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Rosacea on the nose: what it looks like and what helps

Rosacea can cause the nose to become bulbous. We explain how such a so-called rhinophyma develops and what can help against it.

In the past, deceptively, there was talk of a “drunk nose”. Today it is clear that a bulbous and enlarged nose is a symptom of a skin disease: rosacea (also known as rosacea).

In rosacea, the skin of the face becomes inflamed in stages, which manifests itself, among other things, by redness (“flushing”), which initially fades and then persists. In some of those affected, the inflammation also causes the connective tissue to proliferate and the sebaceous glands to enlarge permanently.

This can happen on the cheeks, chin, forehead, ears, and eyelids. The best known is probably the bulbous deformation of the nose caused by rosacea, also called rhinophyma.

Bulbous thickening usually extends to the tip of the nose, bridge of the nose, and nostrils, so that the overall nose appears significantly larger than it did before the onset of the disease. On the other hand, some affected people develop localized growths that are more resembling a tumor.

In many cases, the skin of the nose is also red and crossed by visibly dilated blood vessels.

Rosacea in the nose: alcohol as a cause?

Although rosacea affects people of all genders, rhinophyma mainly affects men. Why it is not clear. It is sometimes claimed that excessive alcohol consumption is the more common reason among men than among women.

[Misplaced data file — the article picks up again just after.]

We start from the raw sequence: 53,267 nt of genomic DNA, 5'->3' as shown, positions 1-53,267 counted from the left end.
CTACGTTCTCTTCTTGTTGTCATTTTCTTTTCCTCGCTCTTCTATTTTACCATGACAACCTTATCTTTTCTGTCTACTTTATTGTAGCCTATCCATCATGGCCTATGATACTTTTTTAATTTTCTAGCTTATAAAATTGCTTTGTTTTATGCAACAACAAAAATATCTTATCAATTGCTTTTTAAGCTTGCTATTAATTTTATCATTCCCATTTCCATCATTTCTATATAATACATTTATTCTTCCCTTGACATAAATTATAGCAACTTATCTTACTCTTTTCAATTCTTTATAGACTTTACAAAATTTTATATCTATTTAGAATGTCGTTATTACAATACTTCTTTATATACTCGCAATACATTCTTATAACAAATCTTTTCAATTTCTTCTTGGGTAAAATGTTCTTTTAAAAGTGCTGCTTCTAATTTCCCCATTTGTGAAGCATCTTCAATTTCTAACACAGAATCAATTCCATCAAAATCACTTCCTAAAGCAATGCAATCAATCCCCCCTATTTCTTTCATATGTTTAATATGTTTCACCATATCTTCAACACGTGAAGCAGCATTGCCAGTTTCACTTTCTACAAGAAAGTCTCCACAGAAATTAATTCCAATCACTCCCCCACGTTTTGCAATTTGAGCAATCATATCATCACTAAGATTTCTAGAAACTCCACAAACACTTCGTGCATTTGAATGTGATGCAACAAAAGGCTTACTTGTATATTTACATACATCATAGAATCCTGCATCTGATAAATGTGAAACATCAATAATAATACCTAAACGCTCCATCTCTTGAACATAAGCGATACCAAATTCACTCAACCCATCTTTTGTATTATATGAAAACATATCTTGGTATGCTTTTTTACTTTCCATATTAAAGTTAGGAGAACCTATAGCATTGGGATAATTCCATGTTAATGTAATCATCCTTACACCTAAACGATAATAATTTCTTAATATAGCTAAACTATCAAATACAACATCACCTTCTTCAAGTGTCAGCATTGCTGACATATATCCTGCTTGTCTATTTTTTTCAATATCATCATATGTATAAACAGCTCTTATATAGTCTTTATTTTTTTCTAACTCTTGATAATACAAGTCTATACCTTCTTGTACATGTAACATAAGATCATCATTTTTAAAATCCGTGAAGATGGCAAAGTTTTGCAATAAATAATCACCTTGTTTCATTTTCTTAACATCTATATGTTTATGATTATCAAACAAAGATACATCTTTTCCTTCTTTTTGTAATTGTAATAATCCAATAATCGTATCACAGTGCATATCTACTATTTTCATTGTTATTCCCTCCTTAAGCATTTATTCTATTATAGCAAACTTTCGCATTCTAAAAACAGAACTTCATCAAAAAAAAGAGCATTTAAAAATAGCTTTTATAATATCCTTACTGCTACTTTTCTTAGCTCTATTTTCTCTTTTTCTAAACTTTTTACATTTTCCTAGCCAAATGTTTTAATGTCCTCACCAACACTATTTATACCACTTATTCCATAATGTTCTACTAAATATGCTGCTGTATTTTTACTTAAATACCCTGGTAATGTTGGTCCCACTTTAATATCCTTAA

However, this has not been proven and is not even plausible. Alcohol is one of the most common triggers for rosacea, that is, those influences that can trigger new flare-ups. However, these are by no means accompanied by a thickening of the nose in all patients. There are also people with rosacea who do not drink alcohol and still develop rhinophyma.

Rosacea on the nose: what helps?

The deformity of the nose caused by rosacea does not go away on its own. However, there are various ways to remove excess tissue. These methods have not yet been sufficiently tested in scientific studies to be able to clearly assess their effectiveness. Consequently, it is not clear which of these is more suitable.

Based on previous studies, experts recommend three methods in particular:

All of them aim to remove the thickened layers of the skin. However, different means are used for this: in laser treatment a CO2 laser or an Er: YAG laser, in dermabrasion a special grinder and in dermabrasion a scalpel.

While these procedures can significantly improve the appearance of the nose, they also come with risks. For example, pain may occur during and after the procedure, scarring may also occur, and / or the treated skin areas may be lighter than the rest of the skin on the face due to the weaker pigmentation.

Are there any medications for nasal rosacea?

Isotretinoin, which is taken in capsule form, can possibly help with an incipient, that is, slightly pronounced rhinophyma. Individual studies provide evidence that ingestion counteracts deformation. So far, however, there is no reliable scientific evidence for this.

For this reason, isotretinoin is not yet approved for the treatment of rosacea. Doctors can therefore only prescribe the drug “off-label”. This means that they must first explain to the patient that the drug is not yet approved for rosacea therapy and explain the risks of attempting treatment.

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